• On September 10, the U.S. Court of Appeals for the Ninth Circuit held in Vernor v. Autodesk that the first sale and the essential step doctrines do not apply to purchasers of a copy of software when the software was initially provided under a restrictive license. The Autodesk decision provides software companies with a useful tool under the U.S. Copyright Act of 1976 (the Copyright Act) to prevent unauthorized third parties from reselling licensed software.    
  • Libraries are popular because they offset cost. Media is moving towards a non-physical consumption model where the cost is buried in subscription fees, and don’t relate to the container. For people where the cost is the driving factor, piracy is one option.

  • textbook by Everett Rogers (1962), Diffusion of Innovations (Rogers 1962). He defines diffusion as "the process by which an innovation is communicated through certain channels over time among the members of a social system." [1]
  • If I’d asked them what they wanted, they’d have said a faster horse. - Henry Ford

    Talking about the innovation curve, Libraries need to be at the leading edge, in that Innovators part of the curve, because of this...if we rely on the patrons to tell us what they want, we cease innovating and become moribund.
  • ...especially when they are about the future. - Yogi Berra
  • There have been several watershed moments in information sharing over the last millennium or so; Gutenberg and the printing press, the invention of mass media with the radio and television, the Internet. The cellular revolution in some ways is a natural outgrowth of the media before it. Indeed, it subsumes all of them, providing books, audio, and video as a part of its current incarnation. But the future of the mobile device is so much more than just as a platform for the media of the past. It is that, but it is also the mechanism of creation for entirely new types of information.
     
    The Honeywell Kitchen Computer or H316 pedestal model of 1969 was a short-lived product made by Honeywell and offered by Neiman Marcus. It sold for $10,000, weighs over 100 pounds, and is used for storing recipes (but reading or entering these recipes would have been very difficult for the average cook as the only "user interface" was the binary front panel lights and switches). It had a built in cutting board and had a few recipes built in. There is no evidence that any Honeywell Kitchen Computers were ever sold. [3]
    The full text of the Neiman-Marcus Advertisement seems to read:
    "If she can only cook as well as Honeywell can compute."
    "Her souffles are supreme, her meal planning a challenge? She's what the Honeywell people had in mind when they devised our Kitchen Computer. She'll learn to program it with a cross-reference to her favorite recipes by N-M's own Helen Corbitt. Then by simply pushing a few buttons obtain a complete menu organized around the entree. And if she pales at reckoning her lunch tabs, she can program it to balance the family checkbook. 84A 10,600.00 complete with two week programming course. 84B Fed with Corbitt data: the original Helen Corbitt cookbook with over 1,000 recipes $100 (.75) 84C Her Potluck, 375 of our famed Zodiac restaurant's best kept secret recipes 3.95 (.75) Corbitt Epicure 84D Her Labaird Apron, one-size, ours alone by Clairdon House, multi-pastel provencial cotton 26.00 (.90) Trophy Room"
     
    It would cost 58,000 in today's dollars.
     






  • Transcript of "Mississippi State Emerging Technologies Summit 2010"

    1. 1. 1 Post 2.0 Disintermediation :: Ubiquity :: Contextualization Mississippi State University Libraries Emerging Technologies Summit 09.17.2010
    2. 2. 2 Disintermediation
    3. 3. 3 The Internet Photo by Stian Eikeland - http://flic.kr/p/6CCWXH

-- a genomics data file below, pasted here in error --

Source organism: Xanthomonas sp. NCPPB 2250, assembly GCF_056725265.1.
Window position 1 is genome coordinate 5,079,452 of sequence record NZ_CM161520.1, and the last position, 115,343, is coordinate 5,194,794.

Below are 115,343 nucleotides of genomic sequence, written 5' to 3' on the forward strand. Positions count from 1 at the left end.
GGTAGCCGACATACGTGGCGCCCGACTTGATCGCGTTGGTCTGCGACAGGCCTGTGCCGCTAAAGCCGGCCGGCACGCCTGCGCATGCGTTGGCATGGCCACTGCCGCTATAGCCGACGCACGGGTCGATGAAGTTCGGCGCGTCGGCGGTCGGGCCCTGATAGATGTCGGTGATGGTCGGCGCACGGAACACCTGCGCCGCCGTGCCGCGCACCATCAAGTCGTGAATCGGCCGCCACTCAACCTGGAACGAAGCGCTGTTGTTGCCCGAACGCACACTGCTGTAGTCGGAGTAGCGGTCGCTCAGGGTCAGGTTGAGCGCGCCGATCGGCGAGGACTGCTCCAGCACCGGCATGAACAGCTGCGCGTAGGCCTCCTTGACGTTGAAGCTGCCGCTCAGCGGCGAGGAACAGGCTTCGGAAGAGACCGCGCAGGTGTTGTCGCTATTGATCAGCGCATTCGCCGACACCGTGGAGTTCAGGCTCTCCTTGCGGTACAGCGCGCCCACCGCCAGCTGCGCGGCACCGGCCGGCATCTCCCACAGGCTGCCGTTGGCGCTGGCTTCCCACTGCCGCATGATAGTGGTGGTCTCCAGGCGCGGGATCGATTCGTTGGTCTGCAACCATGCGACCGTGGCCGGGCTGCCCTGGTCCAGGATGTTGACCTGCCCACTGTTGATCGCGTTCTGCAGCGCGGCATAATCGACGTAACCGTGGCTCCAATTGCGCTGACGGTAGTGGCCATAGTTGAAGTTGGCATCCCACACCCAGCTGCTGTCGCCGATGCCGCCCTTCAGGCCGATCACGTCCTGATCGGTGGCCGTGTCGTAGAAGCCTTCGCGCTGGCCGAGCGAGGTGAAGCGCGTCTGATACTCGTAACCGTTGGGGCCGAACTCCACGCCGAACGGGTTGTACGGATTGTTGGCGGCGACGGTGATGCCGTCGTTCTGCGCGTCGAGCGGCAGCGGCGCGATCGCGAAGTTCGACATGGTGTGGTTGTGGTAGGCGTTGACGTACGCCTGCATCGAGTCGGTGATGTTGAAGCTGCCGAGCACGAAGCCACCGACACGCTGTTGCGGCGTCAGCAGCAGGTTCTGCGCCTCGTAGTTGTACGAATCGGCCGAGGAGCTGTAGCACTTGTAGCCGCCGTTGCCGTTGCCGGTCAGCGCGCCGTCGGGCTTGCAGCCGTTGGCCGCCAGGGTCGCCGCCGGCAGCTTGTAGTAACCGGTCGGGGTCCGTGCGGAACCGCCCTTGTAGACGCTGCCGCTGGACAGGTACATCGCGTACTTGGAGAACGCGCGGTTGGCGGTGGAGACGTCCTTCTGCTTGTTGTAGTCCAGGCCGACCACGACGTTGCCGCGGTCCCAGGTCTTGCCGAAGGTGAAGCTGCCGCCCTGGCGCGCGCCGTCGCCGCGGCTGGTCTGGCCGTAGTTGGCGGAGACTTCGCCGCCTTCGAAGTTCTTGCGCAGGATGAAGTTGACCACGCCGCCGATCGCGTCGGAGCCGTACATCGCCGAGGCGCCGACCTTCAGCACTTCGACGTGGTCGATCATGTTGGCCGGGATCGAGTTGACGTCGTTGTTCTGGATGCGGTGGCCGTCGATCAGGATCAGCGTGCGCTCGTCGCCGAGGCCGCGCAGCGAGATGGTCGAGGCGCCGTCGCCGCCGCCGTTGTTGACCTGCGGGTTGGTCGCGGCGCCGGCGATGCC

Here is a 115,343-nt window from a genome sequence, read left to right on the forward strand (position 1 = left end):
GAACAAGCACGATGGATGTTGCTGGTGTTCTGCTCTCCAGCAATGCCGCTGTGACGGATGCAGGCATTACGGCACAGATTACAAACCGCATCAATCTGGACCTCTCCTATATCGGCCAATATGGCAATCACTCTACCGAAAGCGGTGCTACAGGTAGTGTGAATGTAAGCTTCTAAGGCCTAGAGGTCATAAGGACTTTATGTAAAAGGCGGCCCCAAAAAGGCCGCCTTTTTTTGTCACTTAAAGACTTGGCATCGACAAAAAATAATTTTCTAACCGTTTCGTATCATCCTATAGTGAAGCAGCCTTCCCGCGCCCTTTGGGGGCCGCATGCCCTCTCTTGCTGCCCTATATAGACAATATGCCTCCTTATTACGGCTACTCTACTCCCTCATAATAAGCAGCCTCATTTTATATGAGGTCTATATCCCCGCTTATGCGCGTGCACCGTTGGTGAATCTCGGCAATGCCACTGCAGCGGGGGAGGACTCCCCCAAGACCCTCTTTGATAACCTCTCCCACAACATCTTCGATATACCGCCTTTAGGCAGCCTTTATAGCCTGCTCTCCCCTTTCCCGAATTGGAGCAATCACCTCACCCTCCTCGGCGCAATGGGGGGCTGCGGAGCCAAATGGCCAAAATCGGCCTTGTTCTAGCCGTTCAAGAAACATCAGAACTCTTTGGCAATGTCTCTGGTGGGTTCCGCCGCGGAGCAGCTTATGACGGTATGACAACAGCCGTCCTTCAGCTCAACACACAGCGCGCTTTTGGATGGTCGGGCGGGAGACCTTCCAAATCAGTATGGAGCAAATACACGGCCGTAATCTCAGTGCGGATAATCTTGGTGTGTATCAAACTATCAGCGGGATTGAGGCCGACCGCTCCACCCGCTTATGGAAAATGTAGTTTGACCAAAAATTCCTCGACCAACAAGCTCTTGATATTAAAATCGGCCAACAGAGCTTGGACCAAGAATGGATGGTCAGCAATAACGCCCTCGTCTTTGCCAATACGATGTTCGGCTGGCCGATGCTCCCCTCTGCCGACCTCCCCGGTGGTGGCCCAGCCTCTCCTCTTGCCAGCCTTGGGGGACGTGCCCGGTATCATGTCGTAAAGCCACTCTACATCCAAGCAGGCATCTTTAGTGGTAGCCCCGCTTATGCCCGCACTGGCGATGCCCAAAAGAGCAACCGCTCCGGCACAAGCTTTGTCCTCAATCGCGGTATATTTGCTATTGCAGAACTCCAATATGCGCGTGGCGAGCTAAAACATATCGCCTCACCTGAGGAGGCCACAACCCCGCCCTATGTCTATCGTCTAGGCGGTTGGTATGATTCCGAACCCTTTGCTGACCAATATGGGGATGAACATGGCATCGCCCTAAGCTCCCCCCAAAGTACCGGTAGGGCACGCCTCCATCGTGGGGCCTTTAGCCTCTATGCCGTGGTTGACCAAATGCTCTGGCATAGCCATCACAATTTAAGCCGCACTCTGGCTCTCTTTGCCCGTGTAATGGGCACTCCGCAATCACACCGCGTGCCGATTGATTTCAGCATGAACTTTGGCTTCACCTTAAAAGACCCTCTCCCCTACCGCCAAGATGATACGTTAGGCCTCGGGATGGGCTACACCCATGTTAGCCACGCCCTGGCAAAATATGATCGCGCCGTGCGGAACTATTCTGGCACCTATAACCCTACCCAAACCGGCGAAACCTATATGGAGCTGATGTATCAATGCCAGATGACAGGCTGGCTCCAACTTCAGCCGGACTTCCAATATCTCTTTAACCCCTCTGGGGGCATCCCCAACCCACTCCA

4. 4. 4 Remove the Middle Man Music Telecommunications Publishing Video Photo by John Linwood - http://flic.kr/p/CW3jG
    5. 5. 5 The Library Photo by Stuck in Customs - http://flic.kr/p/7AjE2e
    6. 6. 5 The Library Archive Collect Describe Equality of Access Distributed Financial Burden Instruct Inform Photo by Stuck in Customs - http://flic.kr/p/7AjE2e
    7. 7. 6 “Libraries, especially public libraries, exist in order to balance the inequality of information access due to economic or other pressures. No single average member of the public can afford to purchase all of the potential information they may want to access, and so libraries distribute that financial burden across the public as a whole, acting both as collective buyer for their community and as access point.” Photo by chotda - http://flic.kr/p/3ADVYr
    8. 8. 7 aka: Middle Man
    9. 9. 8 Last 10 Years
    10. 10. 8 Last 10 Years Ready Reference Reader’s Advisory Bibliographic Information Periodical Indexes
    11. 11. 9 What’s next?
    12. 12. 10 Ubiquity
    13. 13. 11 Broadband
    14. 14. 12 “It just isn’t evenly distributed” - Gibson
    15. 15. 13
    16. 16. 14 The Future
    17. 17. 15 Mobile
    18. 18. 16 4,100,000,000 Photo by ZeroOne - http://flic.kr/p/5729SD
    19. 19. 17 89/100
    20. 20. 18 100/100
    21. 21. 19 117/100
    22. 22. 20 151/100
    23. 23. 21 209/100
    24. 24. 22 Cell signal Photo by Dyntr - http://flic.kr/p/4kS5j5
    25. 25. 23
    26. 26. 24 4G :: WiMax :: LTE
    27. 27. 25 Cost
    28. 28. 26
    29. 29. 27
    30. 30. 28 Contextualization
    31. 31. 29 Container != Content
    32. 32. 30 personal electronics are personal Photo by Yutaka Tsutano - http://flic.kr/p/7QuJpi
    33. 33. 31 Media
    34. 34. 32 Video
    35. 35. 33 Netflix
    36. 36. 34 Netflix
    37. 37. 35 Netflix
    38. 38. 36 Netflix
    39. 39. 37 Netflix
    40. 40. 38 Netflix
    41. 41. 39 Netflix
    42. 42. 40 Netflix
    43. 43. 41 Apple TV
    44. 44. 42 Google TV
    45. 45. 43 Boxee
    46. 46. 44 hulu
    47. 47. 45 YouTube
    48. 48. 46 audio
    49. 49. 47 Mog
    50. 50. 48 Rdio
    51. 51. 49 Rhapsody
    52. 52. 50 Spotify
    53. 53. 51 print
    54. 54. 52 Magazines
    55. 55. 53 Newspapers
    56. 56. 54 Books
    57. 57. 55
    58. 58. 56 What do all of these have in common?
    59. 59. 57 Licensing > Ownership
    60. 60. 58 Breakin’ the Law
    61. 61. 59 Conclusion
    62. 62. 60 Roger’s Adoption/Innovation Curve
    63. 63. 61
    64. 64. 62 Predictions are hard...
    65. 65. 63
    66. 66. 64 Thank You.
    67. 67. 65
    68. 68. 66
    69. 69. 67 Jason Griffey Head of Library Information Technology University of TN at Chattanooga griffey@gmail.com @griffey on Twitter 423-443-4770 www.jasongriffey.net bit.ly/perpetualbeta ALA TechSource www.delicious.com/griffey
    70. 70. 68
    71. 71. 69 Questions?